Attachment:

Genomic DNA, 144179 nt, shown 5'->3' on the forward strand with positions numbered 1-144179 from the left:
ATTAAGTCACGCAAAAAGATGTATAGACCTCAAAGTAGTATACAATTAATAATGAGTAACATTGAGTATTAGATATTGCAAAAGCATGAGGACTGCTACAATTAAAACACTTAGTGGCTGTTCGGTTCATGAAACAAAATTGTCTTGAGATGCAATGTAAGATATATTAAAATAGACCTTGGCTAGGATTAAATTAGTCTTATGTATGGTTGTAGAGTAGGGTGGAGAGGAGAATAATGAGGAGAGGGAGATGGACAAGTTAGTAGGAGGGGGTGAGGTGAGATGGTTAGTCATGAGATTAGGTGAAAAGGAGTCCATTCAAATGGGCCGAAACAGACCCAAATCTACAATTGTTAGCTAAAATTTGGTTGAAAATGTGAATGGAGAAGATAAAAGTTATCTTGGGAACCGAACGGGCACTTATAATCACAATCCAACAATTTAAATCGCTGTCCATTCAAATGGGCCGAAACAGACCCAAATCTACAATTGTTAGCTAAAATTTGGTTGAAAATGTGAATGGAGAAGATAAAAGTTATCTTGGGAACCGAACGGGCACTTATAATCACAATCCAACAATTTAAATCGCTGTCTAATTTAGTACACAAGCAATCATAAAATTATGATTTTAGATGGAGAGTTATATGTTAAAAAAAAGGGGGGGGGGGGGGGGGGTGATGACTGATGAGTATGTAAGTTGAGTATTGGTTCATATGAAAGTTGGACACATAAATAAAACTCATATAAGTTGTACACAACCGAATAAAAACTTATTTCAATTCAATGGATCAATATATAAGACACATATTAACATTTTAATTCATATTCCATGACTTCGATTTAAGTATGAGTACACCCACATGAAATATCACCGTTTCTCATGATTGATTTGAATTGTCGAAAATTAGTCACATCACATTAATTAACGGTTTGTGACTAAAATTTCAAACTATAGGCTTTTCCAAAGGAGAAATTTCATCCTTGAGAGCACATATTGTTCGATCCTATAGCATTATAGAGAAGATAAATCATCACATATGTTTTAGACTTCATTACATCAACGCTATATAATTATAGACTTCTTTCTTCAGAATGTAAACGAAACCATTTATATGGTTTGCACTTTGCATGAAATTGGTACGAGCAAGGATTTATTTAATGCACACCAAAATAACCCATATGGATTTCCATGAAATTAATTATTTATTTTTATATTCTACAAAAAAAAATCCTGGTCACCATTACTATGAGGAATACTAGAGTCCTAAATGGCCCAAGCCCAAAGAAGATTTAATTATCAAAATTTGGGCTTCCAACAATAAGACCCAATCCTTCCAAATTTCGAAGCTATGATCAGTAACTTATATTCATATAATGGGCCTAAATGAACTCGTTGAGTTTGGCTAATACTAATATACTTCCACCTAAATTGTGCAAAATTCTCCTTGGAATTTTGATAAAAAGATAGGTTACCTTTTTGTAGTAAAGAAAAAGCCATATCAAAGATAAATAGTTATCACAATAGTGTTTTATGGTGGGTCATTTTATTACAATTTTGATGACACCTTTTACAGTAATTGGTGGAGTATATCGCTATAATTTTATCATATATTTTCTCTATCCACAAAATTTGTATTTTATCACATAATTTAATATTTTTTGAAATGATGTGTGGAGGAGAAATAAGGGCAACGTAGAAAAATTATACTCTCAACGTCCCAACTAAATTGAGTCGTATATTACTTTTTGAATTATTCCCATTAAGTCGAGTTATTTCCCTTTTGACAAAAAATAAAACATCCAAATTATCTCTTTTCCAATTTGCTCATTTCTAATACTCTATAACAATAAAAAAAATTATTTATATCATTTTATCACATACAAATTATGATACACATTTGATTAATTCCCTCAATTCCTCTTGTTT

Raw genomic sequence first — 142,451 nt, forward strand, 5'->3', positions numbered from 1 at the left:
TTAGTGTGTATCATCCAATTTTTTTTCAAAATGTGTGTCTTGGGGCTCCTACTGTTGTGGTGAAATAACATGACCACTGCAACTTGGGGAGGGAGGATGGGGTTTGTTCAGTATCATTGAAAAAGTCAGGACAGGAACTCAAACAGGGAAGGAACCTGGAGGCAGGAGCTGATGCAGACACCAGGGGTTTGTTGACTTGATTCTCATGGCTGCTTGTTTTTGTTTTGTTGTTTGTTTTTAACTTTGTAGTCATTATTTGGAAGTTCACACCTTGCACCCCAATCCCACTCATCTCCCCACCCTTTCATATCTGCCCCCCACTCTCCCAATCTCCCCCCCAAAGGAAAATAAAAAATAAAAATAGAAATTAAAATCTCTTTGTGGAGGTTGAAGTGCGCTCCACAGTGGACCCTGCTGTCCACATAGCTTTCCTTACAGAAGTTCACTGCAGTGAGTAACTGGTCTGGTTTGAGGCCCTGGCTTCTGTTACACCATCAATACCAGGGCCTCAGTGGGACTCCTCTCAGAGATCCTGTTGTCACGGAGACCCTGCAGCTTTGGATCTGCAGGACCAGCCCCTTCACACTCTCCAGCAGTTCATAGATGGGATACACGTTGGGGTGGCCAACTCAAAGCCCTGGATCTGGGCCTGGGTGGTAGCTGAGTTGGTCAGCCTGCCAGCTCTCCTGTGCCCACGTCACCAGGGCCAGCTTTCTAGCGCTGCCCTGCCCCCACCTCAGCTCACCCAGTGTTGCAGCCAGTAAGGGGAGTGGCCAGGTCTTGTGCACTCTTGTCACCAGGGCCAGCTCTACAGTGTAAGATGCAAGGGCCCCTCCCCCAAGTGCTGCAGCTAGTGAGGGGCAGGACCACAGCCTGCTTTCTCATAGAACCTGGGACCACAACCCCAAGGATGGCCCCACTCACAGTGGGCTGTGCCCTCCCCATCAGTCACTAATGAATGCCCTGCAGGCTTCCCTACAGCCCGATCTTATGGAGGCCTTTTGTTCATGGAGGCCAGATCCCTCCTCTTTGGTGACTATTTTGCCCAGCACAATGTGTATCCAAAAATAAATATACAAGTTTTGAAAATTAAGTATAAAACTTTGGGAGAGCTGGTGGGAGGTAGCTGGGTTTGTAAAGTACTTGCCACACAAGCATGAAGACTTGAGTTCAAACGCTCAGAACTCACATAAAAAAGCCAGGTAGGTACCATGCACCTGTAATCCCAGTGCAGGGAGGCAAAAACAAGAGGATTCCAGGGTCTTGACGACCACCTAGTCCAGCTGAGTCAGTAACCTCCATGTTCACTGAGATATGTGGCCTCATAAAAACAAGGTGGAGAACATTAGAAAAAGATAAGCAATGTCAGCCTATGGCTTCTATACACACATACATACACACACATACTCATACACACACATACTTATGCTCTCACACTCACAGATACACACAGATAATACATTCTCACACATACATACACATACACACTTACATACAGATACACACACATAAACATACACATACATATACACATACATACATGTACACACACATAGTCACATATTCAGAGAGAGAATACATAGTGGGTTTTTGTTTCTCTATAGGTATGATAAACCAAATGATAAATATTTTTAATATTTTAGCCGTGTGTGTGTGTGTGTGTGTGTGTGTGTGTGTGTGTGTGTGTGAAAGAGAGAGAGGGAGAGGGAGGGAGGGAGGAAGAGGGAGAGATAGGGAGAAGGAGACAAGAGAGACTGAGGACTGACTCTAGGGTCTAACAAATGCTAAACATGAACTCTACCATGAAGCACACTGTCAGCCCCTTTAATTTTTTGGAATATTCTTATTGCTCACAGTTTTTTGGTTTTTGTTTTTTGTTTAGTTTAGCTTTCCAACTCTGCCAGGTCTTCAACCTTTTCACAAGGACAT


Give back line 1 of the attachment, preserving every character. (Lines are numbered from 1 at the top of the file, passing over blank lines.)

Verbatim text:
Genomic DNA, 144179 nt, shown 5'->3' on the forward strand with positions numbered 1-144179 from the left: